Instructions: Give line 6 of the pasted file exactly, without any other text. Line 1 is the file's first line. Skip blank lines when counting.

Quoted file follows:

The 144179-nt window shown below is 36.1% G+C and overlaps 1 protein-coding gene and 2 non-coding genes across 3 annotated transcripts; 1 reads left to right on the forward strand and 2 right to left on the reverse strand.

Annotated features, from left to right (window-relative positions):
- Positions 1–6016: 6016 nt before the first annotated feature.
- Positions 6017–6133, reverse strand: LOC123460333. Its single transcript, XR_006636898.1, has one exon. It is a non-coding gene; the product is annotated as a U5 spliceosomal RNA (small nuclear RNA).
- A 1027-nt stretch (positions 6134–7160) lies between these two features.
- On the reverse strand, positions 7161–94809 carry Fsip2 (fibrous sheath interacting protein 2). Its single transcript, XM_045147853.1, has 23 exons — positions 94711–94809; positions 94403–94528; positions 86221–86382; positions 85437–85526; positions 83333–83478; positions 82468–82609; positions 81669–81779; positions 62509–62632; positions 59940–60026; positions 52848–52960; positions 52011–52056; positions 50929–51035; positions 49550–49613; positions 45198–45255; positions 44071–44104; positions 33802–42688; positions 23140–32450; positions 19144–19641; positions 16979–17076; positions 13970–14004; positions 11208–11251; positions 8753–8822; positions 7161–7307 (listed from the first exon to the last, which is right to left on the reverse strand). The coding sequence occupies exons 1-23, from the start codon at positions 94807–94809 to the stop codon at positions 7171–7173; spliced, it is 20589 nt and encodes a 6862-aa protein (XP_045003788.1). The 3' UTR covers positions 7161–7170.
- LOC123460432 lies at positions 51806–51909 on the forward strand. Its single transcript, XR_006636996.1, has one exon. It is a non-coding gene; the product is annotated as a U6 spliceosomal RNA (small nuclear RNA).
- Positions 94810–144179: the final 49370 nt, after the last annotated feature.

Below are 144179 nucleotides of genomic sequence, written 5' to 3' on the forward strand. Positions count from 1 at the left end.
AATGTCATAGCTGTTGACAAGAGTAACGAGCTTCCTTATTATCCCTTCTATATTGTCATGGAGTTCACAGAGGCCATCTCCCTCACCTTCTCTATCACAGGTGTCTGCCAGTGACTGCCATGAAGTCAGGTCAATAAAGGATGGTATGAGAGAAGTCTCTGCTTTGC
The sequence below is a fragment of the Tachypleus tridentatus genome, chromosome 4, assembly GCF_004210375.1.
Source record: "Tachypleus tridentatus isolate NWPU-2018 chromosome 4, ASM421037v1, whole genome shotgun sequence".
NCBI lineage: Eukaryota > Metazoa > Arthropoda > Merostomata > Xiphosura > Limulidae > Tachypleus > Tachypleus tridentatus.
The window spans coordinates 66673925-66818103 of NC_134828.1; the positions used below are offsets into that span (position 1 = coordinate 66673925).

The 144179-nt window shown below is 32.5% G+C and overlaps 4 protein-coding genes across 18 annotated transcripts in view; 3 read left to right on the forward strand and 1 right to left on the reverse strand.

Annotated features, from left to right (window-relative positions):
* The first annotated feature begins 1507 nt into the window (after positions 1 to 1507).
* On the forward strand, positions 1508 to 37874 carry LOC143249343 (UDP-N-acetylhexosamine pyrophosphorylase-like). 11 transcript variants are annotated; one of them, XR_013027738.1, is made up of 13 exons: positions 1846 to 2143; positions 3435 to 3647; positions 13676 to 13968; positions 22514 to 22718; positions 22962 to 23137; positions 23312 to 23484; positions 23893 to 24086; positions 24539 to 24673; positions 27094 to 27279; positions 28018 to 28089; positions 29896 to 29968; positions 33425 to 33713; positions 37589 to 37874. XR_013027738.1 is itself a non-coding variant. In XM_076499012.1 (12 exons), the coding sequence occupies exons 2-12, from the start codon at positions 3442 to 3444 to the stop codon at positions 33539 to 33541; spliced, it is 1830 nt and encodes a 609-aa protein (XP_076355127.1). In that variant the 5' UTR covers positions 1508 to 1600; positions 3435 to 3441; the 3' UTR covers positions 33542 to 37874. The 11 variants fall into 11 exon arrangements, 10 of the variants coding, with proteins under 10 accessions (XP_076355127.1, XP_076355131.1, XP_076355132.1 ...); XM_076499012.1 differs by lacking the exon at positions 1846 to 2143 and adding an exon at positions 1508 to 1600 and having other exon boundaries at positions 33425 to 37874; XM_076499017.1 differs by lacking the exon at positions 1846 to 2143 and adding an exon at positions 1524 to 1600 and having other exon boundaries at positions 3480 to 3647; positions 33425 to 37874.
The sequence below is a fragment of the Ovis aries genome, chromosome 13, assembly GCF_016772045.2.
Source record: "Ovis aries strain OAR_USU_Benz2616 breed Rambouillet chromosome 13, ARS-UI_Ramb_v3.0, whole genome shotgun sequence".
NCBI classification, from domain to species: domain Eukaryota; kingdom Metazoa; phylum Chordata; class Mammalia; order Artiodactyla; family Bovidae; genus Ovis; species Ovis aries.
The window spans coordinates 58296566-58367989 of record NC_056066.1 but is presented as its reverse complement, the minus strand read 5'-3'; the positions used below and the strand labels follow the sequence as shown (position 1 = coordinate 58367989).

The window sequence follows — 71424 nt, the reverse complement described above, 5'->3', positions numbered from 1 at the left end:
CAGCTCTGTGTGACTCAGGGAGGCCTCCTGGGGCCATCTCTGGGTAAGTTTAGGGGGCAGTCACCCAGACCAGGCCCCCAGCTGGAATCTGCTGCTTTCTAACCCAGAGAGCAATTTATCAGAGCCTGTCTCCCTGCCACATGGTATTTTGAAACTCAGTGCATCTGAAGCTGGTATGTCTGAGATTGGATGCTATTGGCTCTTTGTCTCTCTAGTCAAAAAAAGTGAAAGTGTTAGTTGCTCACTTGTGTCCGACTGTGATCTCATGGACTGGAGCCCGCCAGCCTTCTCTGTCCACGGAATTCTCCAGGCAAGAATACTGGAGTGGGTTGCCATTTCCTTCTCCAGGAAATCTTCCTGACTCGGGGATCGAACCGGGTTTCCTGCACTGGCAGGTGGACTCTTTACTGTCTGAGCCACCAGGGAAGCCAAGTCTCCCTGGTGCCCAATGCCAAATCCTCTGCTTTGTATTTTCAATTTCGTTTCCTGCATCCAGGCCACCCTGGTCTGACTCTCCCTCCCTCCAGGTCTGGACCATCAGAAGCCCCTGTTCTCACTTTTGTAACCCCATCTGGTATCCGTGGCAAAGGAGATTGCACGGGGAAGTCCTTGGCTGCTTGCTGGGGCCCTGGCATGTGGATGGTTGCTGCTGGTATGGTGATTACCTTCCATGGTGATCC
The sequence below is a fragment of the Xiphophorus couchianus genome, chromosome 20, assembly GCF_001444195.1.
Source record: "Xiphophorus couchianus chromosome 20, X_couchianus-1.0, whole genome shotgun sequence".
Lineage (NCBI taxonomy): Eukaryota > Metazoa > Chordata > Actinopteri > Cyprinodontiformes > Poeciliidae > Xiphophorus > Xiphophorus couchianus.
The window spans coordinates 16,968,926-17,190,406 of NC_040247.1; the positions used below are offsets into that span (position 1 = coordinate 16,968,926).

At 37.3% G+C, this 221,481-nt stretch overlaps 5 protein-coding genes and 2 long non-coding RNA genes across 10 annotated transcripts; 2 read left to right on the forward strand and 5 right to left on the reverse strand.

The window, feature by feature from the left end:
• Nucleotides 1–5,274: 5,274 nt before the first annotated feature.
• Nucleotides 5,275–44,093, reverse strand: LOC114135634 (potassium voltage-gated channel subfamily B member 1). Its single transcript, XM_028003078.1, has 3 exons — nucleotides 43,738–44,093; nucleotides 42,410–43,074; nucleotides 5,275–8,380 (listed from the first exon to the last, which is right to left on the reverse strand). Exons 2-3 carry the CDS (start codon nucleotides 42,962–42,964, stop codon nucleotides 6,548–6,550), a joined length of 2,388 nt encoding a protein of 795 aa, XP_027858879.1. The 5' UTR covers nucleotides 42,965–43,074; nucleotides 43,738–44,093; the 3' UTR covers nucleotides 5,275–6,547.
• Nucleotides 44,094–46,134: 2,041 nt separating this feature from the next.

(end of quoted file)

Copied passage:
- On the reverse strand, positions 7161–94809 carry Fsip2 (fibrous sheath interacting protein 2). Its single transcript, XM_045147853.1, has 23 exons — positions 94711–94809; positions 94403–94528; positions 86221–86382; positions 85437–85526; positions 83333–83478; positions 82468–82609; positions 81669–81779; positions 62509–62632; positions 59940–60026; positions 52848–52960; positions 52011–52056; positions 50929–51035; positions 49550–49613; positions 45198–45255; positions 44071–44104; positions 33802–42688; positions 23140–32450; positions 19144–19641; positions 16979–17076; positions 13970–14004; positions 11208–11251; positions 8753–8822; positions 7161–7307 (listed from the first exon to the last, which is right to left on the reverse strand). The coding sequence occupies exons 1-23, from the start codon at positions 94807–94809 to the stop codon at positions 7171–7173; spliced, it is 20589 nt and encodes a 6862-aa protein (XP_045003788.1). The 3' UTR covers positions 7161–7170.